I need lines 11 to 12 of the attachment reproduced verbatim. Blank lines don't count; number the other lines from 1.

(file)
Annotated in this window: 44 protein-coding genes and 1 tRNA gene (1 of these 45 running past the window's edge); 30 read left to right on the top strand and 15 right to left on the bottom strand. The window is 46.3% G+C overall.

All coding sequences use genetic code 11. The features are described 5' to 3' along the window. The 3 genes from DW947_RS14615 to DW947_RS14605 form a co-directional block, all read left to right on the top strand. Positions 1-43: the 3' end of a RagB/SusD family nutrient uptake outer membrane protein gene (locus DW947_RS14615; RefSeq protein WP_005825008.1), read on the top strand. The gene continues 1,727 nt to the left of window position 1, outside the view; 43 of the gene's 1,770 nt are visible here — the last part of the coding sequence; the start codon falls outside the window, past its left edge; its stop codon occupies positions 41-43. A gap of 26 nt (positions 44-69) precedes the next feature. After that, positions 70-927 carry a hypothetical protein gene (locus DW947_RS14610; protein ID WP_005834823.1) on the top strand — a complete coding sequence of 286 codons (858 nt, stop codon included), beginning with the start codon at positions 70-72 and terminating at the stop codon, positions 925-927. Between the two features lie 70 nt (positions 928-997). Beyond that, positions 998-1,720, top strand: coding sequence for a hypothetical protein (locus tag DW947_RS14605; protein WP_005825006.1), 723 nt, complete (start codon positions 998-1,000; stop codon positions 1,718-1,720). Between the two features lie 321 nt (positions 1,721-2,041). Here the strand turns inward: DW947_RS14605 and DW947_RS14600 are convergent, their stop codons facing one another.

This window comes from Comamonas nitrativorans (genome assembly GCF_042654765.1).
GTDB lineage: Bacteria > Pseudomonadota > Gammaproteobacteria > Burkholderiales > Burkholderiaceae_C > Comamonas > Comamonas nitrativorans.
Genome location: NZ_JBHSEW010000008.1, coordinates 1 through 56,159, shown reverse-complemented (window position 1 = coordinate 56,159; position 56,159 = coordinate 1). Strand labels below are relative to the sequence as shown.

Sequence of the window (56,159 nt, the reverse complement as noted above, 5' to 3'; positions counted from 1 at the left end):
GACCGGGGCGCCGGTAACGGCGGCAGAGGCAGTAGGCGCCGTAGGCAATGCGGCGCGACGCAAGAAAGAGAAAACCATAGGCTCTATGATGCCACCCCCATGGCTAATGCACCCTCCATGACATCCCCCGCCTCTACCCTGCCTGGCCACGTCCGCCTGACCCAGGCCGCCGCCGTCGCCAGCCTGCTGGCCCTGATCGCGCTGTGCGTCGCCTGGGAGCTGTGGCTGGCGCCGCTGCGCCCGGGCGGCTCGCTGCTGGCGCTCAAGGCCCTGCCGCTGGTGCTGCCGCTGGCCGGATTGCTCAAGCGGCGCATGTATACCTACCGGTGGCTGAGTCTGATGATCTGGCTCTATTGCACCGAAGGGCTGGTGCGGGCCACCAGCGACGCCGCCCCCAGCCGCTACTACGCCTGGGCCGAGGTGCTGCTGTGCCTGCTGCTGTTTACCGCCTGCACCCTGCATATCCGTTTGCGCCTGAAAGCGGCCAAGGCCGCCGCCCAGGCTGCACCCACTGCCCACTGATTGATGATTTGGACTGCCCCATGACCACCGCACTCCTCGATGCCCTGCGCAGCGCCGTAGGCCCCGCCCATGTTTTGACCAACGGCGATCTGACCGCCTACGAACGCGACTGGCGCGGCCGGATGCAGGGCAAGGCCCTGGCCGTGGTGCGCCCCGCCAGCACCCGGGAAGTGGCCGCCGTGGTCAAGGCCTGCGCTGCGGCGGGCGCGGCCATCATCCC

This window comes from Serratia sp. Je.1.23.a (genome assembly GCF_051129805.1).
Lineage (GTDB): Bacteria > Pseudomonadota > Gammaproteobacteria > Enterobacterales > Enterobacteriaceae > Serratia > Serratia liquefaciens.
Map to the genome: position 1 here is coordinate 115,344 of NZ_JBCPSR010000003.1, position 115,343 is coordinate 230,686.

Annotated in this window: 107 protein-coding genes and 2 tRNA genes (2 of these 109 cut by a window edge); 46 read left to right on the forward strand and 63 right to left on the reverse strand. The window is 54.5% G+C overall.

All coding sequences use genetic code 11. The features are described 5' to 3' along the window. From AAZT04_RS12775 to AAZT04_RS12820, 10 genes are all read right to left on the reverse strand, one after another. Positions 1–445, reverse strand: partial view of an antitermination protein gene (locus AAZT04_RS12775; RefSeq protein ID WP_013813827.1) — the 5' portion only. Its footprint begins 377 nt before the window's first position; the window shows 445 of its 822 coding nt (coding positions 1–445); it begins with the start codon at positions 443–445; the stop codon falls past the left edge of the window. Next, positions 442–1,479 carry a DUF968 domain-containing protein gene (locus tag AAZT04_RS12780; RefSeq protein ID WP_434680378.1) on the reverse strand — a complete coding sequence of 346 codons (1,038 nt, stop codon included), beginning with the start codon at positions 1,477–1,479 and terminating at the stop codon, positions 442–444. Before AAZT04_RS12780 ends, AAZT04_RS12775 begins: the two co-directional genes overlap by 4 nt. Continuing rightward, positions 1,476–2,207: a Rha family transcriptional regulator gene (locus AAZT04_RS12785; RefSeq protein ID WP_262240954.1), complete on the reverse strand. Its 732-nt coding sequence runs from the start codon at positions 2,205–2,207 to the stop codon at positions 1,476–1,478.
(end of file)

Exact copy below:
Annotated in this window: 107 protein-coding genes and 2 tRNA genes (2 of these 109 cut by a window edge); 46 read left to right on the forward strand and 63 right to left on the reverse strand. The window is 54.5% G+C overall.

All coding sequences use genetic code 11. The features are described 5' to 3' along the window. From AAZT04_RS12775 to AAZT04_RS12820, 10 genes are all read right to left on the reverse strand, one after another. Positions 1–445, reverse strand: partial view of an antitermination protein gene (locus AAZT04_RS12775; RefSeq protein ID WP_013813827.1) — the 5' portion only. Its footprint begins 377 nt before the window's first position; the window shows 445 of its 822 coding nt (coding positions 1–445); it begins with the start codon at positions 443–445; the stop codon falls past the left edge of the window. Next, positions 442–1,479 carry a DUF968 domain-containing protein gene (locus tag AAZT04_RS12780; RefSeq protein ID WP_434680378.1) on the reverse strand — a complete coding sequence of 346 codons (1,038 nt, stop codon included), beginning with the start codon at positions 1,477–1,479 and terminating at the stop codon, positions 442–444. Before AAZT04_RS12780 ends, AAZT04_RS12775 begins: the two co-directional genes overlap by 4 nt. Continuing rightward, positions 1,476–2,207: a Rha family transcriptional regulator gene (locus AAZT04_RS12785; RefSeq protein ID WP_262240954.1), complete on the reverse strand. Its 732-nt coding sequence runs from the start codon at positions 2,205–2,207 to the stop codon at positions 1,476–1,478.